Garfield Duvall Removing Paint from the Colonnade, 1956
Scope and Contents
The Historical Photograph Collection is largely comprised of materials created by or for the Mount Vernon Ladies’ Association. Some of the earliest photographs of the estate were created and sold to visitors by the Association as a means of income. Those efforts helped to establish an important collection of 19th century views. The collection spans the 1850s to 2000s and includes over 140 linear feet of analog material providing a visual history of the Mansion, outbuildings, tombs, grounds, events, visitors, collection objects, personnel, and changes throughout the estate.
- Creation: 1956
Conditions Governing Access
This collection is open for research during scheduled appointments. Researchers must complete the Washington Library’s Special Collections and Archives Registration Form before access is provided. The library reserves the right to restrict access to certain items for preservation purposes.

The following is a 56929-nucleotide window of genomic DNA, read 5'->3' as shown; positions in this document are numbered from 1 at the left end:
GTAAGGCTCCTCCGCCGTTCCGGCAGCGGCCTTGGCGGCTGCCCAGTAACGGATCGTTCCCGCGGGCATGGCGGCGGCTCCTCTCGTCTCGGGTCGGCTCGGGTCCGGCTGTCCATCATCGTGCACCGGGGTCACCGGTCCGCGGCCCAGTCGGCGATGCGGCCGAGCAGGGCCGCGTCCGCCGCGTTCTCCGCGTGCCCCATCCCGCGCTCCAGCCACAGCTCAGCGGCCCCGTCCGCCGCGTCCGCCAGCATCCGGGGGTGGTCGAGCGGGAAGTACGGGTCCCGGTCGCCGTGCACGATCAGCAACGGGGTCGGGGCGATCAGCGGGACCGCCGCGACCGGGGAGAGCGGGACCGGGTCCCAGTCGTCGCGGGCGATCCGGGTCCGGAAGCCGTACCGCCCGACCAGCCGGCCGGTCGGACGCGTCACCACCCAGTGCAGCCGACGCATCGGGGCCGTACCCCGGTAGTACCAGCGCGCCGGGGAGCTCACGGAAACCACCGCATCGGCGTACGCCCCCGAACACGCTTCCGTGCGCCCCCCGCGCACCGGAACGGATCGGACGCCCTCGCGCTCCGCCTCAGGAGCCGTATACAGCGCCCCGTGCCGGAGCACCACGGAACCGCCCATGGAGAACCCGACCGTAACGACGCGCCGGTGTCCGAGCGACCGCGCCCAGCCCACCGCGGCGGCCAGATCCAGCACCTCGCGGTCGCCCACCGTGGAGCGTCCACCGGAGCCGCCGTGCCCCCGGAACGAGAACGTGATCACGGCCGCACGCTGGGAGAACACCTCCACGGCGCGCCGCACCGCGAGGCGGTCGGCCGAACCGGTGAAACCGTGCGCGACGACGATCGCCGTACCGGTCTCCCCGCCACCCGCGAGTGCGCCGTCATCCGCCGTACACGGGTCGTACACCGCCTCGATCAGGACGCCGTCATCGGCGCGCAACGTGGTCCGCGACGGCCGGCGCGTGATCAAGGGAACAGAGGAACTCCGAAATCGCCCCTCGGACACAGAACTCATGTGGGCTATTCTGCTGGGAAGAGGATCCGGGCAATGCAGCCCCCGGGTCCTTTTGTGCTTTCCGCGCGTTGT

2 Photographic Prints
Language of Materials
Photographic print of Garfield (Jesse) Duvall removing paint from the colonnade at Mount Vernon. Photograph taken for an 1956 article in the Providence Sunday Journal. An accompanying typescript caption reads: 'Garfield Duvall, a member of the shop maintenance staff, who has been in the employ of the Association for forty-five years, removes paint from a colonnade cornice in preparation for repainting. These columns are restorations. The work here was a part of the larger project of removing all paint from the colonnades and three of the Mansion elevations. Laboratory examination of paint chips removed from the Mansion reveal twenty coats of paint, with nine intervening strata of sand. See Annual Report 1956.'
8 in. x 10 in.